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I'm trying to replace an old function call with an updated function.

I'm looking for something like this:

$myvar = myclass::getmyvar();

However the tabs / spacing can vary wildly due to code formatting. How can I match for any number of tabs or spaces between the $myvar and the = myclass::getmyvar();?

I've tried variations of something like this:

$myvar[* \t]=[* ]myclass::getmyvar();

without success.

I'd like to pass it to a statement like the following:

grep -rl '$myvar[* \t]=[* ]myclass::getmyvar();' ./ | xargs sed -i 's/$myvar[* \t]=[* ]myclass::myvar();/$myvar = mynewclass::myvar();/g'

Is that the proper syntax, or should I be using egrep?

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up vote 1 down vote accepted

I believe your problem lies with the location of your * and not escaping $, ( and ). This will yield better results.

\$myvar[ \t]*=[ ]*myclass::getmyvar\(\);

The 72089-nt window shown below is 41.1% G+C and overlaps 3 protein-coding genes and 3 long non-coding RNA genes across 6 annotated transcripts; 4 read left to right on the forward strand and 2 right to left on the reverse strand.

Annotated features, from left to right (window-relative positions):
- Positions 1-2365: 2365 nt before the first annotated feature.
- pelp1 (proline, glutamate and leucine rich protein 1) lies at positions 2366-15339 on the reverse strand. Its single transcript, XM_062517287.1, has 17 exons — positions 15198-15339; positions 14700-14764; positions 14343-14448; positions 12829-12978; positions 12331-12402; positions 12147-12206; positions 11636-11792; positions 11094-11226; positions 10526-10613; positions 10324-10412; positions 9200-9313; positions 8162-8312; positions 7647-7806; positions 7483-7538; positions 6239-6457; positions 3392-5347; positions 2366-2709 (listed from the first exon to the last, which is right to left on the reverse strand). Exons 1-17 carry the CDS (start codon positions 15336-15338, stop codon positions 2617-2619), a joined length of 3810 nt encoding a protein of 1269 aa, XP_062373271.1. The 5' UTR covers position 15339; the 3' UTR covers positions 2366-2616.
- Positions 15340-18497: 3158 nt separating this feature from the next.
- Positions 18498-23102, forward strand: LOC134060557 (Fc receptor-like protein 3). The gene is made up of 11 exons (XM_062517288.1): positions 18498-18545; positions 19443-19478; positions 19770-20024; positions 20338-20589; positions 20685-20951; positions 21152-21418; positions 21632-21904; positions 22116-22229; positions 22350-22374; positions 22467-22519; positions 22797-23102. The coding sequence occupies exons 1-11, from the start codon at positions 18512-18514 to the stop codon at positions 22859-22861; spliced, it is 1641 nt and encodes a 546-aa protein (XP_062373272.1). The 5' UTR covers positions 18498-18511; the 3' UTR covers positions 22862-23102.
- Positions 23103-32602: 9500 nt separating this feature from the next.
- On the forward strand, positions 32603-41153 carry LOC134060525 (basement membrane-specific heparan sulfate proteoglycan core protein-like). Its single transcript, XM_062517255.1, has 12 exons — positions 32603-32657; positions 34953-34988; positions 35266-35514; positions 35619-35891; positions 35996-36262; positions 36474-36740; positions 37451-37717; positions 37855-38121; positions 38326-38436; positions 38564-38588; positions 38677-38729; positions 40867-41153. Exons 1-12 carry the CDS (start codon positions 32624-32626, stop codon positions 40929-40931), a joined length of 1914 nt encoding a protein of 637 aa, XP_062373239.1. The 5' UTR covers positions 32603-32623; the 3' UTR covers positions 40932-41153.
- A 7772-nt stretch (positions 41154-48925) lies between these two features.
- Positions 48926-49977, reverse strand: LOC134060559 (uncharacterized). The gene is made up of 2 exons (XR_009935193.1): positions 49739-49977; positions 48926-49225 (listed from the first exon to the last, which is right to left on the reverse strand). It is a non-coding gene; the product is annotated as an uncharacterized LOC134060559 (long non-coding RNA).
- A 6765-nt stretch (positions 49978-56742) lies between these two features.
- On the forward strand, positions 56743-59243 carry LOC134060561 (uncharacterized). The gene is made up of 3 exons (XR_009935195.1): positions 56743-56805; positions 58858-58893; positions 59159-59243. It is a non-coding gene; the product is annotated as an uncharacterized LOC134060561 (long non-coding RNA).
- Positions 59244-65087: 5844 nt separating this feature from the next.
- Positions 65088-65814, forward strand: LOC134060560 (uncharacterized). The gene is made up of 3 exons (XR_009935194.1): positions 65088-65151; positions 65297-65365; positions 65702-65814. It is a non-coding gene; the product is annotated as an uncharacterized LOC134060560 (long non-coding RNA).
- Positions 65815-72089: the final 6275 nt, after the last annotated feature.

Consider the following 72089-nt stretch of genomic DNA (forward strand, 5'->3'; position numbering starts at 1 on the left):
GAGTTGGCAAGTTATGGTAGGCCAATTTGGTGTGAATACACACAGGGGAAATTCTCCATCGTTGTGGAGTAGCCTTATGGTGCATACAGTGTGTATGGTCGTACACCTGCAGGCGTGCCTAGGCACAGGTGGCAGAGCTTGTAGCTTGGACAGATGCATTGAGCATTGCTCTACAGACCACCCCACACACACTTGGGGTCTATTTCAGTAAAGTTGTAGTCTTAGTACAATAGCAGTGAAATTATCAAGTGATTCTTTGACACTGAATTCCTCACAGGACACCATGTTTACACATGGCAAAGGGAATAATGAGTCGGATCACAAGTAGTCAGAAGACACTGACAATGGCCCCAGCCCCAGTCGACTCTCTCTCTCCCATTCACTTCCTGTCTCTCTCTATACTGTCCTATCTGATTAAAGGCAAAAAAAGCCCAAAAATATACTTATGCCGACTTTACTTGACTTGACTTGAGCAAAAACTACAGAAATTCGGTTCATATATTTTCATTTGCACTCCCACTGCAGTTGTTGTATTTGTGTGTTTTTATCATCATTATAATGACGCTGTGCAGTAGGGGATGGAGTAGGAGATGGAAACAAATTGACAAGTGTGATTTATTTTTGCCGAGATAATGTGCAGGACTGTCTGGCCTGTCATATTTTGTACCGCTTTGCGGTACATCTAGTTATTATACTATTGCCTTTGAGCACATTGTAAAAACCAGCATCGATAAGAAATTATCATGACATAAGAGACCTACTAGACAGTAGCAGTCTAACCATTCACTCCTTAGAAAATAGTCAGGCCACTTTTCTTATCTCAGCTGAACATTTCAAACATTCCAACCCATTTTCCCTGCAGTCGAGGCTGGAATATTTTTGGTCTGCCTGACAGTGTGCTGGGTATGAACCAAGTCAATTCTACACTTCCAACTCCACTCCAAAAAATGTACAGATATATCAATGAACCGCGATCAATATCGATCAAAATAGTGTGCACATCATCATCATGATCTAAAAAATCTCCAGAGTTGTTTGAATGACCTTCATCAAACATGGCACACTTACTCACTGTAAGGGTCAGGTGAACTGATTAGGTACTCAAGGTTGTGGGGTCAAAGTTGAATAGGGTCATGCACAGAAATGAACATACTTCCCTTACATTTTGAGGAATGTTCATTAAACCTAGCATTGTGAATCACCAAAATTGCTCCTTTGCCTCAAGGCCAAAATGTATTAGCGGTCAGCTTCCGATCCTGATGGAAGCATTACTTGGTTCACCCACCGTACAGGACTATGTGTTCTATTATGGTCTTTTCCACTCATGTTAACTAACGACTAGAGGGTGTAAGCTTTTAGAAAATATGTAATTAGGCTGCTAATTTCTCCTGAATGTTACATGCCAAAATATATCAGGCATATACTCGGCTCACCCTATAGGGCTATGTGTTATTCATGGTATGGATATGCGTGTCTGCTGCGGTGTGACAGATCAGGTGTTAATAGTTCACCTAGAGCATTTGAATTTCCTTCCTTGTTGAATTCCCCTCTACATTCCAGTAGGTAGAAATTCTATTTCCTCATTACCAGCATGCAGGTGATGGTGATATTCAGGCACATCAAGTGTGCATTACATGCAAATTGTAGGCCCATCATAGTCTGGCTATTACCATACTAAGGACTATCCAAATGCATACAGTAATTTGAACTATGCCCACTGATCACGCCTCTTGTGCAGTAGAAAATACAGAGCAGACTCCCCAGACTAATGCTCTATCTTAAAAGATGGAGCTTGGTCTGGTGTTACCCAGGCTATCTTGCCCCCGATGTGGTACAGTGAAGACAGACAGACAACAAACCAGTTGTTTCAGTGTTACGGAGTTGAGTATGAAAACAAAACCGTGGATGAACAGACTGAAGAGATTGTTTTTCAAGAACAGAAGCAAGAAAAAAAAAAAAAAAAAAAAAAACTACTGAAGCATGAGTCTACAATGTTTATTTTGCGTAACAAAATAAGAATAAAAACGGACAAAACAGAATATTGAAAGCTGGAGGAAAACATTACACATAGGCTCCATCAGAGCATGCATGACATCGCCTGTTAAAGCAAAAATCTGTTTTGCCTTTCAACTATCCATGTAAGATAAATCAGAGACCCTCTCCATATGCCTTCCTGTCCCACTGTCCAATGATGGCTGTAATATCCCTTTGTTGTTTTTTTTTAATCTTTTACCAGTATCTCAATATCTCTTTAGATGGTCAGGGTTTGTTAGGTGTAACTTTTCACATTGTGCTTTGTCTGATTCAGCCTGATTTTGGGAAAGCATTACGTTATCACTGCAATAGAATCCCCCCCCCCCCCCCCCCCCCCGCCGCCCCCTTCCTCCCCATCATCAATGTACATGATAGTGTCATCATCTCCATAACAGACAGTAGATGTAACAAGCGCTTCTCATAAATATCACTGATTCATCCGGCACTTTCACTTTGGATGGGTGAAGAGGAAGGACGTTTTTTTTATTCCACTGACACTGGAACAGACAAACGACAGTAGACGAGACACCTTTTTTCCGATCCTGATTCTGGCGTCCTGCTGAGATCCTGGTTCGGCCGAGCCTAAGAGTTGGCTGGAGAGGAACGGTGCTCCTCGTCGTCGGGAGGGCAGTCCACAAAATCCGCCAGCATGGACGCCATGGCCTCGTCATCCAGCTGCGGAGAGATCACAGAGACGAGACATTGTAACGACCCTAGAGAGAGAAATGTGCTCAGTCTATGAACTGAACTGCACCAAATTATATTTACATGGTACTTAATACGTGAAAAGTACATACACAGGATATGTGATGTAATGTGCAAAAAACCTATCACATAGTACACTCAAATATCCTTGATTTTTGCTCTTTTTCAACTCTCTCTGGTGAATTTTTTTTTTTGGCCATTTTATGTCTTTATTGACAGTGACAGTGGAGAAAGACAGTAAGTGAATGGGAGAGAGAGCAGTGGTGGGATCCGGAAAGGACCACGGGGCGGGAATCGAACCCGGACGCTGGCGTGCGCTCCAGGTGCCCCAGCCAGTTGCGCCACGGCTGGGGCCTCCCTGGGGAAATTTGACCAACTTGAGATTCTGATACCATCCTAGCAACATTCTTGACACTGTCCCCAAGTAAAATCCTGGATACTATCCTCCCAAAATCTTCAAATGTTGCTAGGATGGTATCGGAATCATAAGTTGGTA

In addition, you can update it to match any whitespace using \s instead of character classes.

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thanks! this does indeed work. However, when I pass the argument to sed, the string is not being replaced. Is there a different syntax in sed? Please see my amended question. – julio Dec 19 '12 at 18:41
sed and grep use GNU BRE syntax by default, which means you should not escape the parentheses. () matches the literal character sequence (), while \(\) captures an empty string. Alternatively, you can force them to use the ERE syntax by using sed -r and grep -e or egrep. – Alan Moore Dec 20 '12 at 0:22

You are looking for \s*, meaning 0 or more whitespace characters.

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You need to move the * outside of the character class, so to match any number of spaces or tabs you can use the following in your regex:

[ \t]*

You could use \s* as well, but note that this will also match line break characters, and it sounds like you are only interested in tabs and spaces.

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Should be something like this. You shouldn't include the * in the [] braces, and escape the $ and () braces:


Include *? to make the regex ungreedy.

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